An overview of mallet finger injuries

Bhavika Khera, Chad Chang, Waseem Bhat
Acta Bio-medica: Atenei Parmensis 2021 November 3, 92 (5): e2021246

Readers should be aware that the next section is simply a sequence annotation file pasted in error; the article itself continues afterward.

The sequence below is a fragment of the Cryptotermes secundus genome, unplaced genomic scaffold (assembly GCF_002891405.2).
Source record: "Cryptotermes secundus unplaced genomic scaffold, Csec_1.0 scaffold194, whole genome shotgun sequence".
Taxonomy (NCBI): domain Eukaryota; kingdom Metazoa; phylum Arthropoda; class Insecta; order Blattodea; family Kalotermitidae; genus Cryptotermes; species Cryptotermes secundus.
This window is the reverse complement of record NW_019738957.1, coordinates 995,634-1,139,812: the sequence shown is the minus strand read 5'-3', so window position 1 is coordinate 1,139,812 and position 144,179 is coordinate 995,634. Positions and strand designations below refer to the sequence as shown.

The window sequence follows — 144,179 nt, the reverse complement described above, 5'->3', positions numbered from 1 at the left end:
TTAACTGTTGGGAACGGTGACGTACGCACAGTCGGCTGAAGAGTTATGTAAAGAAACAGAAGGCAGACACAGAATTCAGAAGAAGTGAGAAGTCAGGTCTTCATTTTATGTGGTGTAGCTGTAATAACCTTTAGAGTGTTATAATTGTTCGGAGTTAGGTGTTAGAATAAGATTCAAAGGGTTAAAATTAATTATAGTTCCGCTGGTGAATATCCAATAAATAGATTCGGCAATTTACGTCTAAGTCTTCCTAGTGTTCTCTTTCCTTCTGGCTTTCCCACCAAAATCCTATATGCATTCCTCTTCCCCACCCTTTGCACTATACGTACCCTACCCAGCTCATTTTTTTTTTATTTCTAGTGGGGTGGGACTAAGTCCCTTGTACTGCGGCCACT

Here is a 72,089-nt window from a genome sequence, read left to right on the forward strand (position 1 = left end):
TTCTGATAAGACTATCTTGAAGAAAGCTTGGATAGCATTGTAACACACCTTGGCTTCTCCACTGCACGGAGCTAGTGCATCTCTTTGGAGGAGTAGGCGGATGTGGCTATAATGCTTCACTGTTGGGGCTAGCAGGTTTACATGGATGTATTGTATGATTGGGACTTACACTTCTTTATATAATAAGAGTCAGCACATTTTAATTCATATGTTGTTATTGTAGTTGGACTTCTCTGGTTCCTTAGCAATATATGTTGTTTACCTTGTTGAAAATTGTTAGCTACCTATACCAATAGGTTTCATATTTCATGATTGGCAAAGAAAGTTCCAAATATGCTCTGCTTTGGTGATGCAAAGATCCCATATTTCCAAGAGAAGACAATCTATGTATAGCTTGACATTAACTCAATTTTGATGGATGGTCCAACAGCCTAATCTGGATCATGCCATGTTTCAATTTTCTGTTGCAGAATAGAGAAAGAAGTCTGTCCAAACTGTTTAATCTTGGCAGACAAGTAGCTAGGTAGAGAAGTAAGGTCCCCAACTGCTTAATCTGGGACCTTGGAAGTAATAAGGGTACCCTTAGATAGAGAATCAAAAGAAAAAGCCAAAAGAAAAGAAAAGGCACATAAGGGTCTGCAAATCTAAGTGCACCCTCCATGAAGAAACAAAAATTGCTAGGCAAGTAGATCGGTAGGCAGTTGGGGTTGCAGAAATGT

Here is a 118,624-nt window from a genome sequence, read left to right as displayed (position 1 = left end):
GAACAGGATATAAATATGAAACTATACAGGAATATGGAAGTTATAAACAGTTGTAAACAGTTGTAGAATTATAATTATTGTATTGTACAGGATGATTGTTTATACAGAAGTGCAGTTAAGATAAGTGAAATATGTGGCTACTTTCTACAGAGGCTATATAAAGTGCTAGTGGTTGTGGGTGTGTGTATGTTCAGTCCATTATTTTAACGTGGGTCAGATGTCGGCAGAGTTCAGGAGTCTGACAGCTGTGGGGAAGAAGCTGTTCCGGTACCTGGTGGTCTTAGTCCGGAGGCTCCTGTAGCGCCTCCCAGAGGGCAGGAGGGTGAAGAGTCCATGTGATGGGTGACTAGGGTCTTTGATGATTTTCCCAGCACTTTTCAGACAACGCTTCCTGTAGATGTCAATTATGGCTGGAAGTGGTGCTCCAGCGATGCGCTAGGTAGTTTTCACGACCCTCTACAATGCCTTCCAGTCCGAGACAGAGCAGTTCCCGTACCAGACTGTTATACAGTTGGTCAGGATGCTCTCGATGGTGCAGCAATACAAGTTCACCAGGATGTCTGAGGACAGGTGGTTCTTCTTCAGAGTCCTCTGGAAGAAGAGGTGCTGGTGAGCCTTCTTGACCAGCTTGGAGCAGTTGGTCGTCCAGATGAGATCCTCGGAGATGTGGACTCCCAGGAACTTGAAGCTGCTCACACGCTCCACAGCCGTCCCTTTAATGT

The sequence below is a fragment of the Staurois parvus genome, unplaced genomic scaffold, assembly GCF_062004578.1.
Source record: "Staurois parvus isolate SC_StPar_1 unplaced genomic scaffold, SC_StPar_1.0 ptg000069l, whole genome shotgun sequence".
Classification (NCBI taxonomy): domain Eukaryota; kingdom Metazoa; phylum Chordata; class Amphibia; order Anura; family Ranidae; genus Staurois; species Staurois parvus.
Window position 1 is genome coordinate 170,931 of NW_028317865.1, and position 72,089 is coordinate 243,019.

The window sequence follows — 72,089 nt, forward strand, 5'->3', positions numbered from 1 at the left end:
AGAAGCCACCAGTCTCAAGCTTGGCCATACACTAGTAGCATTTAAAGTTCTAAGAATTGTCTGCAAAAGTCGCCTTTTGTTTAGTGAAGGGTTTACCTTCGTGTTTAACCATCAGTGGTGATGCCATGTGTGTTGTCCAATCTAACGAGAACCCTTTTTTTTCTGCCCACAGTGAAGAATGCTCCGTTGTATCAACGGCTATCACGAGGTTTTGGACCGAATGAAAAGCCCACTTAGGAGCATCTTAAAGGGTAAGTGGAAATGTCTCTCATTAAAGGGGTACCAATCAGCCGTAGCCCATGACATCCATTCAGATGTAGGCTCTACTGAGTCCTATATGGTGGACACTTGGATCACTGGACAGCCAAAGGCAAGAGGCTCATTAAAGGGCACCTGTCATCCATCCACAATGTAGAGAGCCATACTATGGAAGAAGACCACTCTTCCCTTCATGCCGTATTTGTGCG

Mallet finger describes a fingertip deformity where the distal interphalangeal joint (DIPJ) of the affected digit is held in flexion, unable to extend the distal phalanx actively. The deformity is typically a consequence of traumatic disruption to the terminal extensor tendon at its insertion at the proximal portion of the distal phalanx or slightly proximally at the level of the DIPJ. Patients typically present with a history describing the event of injury with a typical mallet deformity. Common mechanisms include sport activities causing a direct blow to the finger, low energy trauma while performing simple tasks such as pulling up socks or crush injuries from getting the finger trapped in a door. The DIPJ can be passively extended, but this extension of the joint cannot be maintained once the passive extension is stopped. The Doyle classification can be used to categorise and dictate treatment. The extensor lag associated with the deformity does not improve spontaneously without treatment. Inappropriate management can lead to chronic functional loss and stiffness of the finger. The majority of closed mallet splints are Doyle type I, which can be managed non-surgically with external splints, worn full-time to keep the fingertip straight until the tendon injury or fracture heals. Surgical techniques is considered for other types of mallet injuries. Techniques used include closed reduction and Kirschner wire fixation, open reduction and internal fixation, reconstruction of the terminal extensor tendon and correction of swan neck deformity.

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